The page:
I’m a huge fan of tennis and a huge fan of the Williams sisters. So when I discovered that TIFF had programmed a feature length documentary about them in the 2012 line-up I was eager to see it.
The documentary is co-directed by Maiken Baird and Michelle Major and produced by Academy Award winning director Alex Gibney and edited by Sam Pollard, frequent Spike Lee collaborator. Having wooed the sisters for over four years, the filmmakers were given unprecedented access to their lives, recording some 450 hours of footage over the course of 20 months.
It features interviews with family, friends and business associates as well as commentary by people as varied as Anna Wintour, John McEnroe and Bill Clinton speaking to their wider significance as African American trailblazers. Chris Rock encapsulates the sentiment many of us felt on seeing the sisters first emerge on the scene with their trademark cornrows and beads, “I remember the braids; they were like black-black, not country-club black.”
It’s impossible to talk about this work without talking about the controversy surrounding the film itself which threatened to eclipse its screening in Toronto. As already reported on this blog, the Williams sisters opted not to travel to the film’s premiere and subsequently issued a statement withdrawing their support from the project, primarily due to its portrayal of their father Richard Williams.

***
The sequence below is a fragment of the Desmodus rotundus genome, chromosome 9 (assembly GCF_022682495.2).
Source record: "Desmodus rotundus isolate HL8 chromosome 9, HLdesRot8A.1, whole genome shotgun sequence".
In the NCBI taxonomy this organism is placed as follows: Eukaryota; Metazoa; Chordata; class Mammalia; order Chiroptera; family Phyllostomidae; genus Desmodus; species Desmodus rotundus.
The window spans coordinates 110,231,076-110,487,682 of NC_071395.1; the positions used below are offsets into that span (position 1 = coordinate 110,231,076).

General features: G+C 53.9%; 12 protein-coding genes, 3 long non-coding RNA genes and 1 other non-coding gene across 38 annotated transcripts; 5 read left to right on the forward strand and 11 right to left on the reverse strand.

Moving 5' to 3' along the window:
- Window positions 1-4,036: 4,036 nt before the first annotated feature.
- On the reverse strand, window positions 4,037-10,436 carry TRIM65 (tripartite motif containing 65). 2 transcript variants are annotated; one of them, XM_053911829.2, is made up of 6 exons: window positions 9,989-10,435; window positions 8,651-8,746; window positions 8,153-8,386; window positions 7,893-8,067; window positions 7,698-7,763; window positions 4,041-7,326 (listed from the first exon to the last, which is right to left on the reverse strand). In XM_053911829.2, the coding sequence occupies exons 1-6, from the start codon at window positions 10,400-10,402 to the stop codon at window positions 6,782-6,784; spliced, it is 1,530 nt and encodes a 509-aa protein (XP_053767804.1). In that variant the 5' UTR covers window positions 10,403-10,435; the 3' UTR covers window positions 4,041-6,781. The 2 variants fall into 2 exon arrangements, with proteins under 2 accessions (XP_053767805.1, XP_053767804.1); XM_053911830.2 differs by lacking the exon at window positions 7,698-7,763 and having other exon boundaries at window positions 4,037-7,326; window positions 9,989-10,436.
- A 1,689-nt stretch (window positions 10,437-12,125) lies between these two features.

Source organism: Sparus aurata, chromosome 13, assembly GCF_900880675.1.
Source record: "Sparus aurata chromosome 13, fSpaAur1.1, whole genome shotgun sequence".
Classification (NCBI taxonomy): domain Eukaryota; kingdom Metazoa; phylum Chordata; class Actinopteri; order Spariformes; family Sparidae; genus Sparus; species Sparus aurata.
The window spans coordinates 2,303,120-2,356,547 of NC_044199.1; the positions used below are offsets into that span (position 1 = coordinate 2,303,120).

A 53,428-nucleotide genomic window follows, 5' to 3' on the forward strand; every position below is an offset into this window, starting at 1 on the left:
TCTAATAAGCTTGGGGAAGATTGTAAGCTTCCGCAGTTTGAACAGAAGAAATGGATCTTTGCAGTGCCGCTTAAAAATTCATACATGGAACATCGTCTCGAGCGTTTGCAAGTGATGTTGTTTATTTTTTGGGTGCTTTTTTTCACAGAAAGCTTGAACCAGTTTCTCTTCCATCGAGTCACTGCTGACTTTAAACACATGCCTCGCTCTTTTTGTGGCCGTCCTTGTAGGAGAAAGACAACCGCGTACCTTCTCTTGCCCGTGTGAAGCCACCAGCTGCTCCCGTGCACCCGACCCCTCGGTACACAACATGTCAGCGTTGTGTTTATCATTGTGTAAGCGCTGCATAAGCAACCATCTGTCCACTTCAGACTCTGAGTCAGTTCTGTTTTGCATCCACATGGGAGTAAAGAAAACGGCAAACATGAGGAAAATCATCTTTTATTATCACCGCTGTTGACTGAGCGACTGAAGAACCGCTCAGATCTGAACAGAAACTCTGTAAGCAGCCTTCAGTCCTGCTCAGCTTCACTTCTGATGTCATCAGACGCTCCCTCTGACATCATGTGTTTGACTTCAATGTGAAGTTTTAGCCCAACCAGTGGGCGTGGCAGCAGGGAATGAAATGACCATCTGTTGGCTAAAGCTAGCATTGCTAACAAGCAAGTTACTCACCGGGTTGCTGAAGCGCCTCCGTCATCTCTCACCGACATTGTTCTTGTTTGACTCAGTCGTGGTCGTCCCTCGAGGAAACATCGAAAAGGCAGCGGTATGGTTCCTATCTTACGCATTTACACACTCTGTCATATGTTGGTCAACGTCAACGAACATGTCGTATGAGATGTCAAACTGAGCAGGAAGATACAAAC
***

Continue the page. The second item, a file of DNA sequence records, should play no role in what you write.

It is revealed that Richard is also father to a string of illegitimate children, of whom Venus and Serena are aware but struggle to list. At one point a young boy turns up with Richard to one of their practices and refers to him as “Dad”, much to their consternation. The sisters at times express frustration with their father’s coaching methods and antics and endorse their parents’ decision to divorce. In one especially memorable segment Oracene Price, when asked what advice she would give to Richard’s new wife, says, drily, “Run”.
There is also a claim from Rick Macci, an early coach, that he is equally responsible for the girl’s development but that Richard Williams ditched him on the eve of their first lucrative endorsement deal, despite promises that they would prosper together. While the Williams clan acknowledge his contribution, it’s a betrayal they flatly deny.
Other than the these revelations, for anyone familiar with the William’s sisters rise, the film doesn’t break much new ground. With a lively edit underpinned by a Wyclef Jean soundtrack, the film summarizes the sisters’ journey to the top of the professional game using archival footage and clippings. We see them as youngsters on the Compton courts, Richard lugging a shopping trolley full of used balls behind him. We’re given an account of his highly unorthodox training methods and the impetus behind his grand scheme to breed a tennis champion – namely to solve his family’s financial woes. In the film he also points to the racism he endured as a black man in the Jim Crow era South as a motivating factor.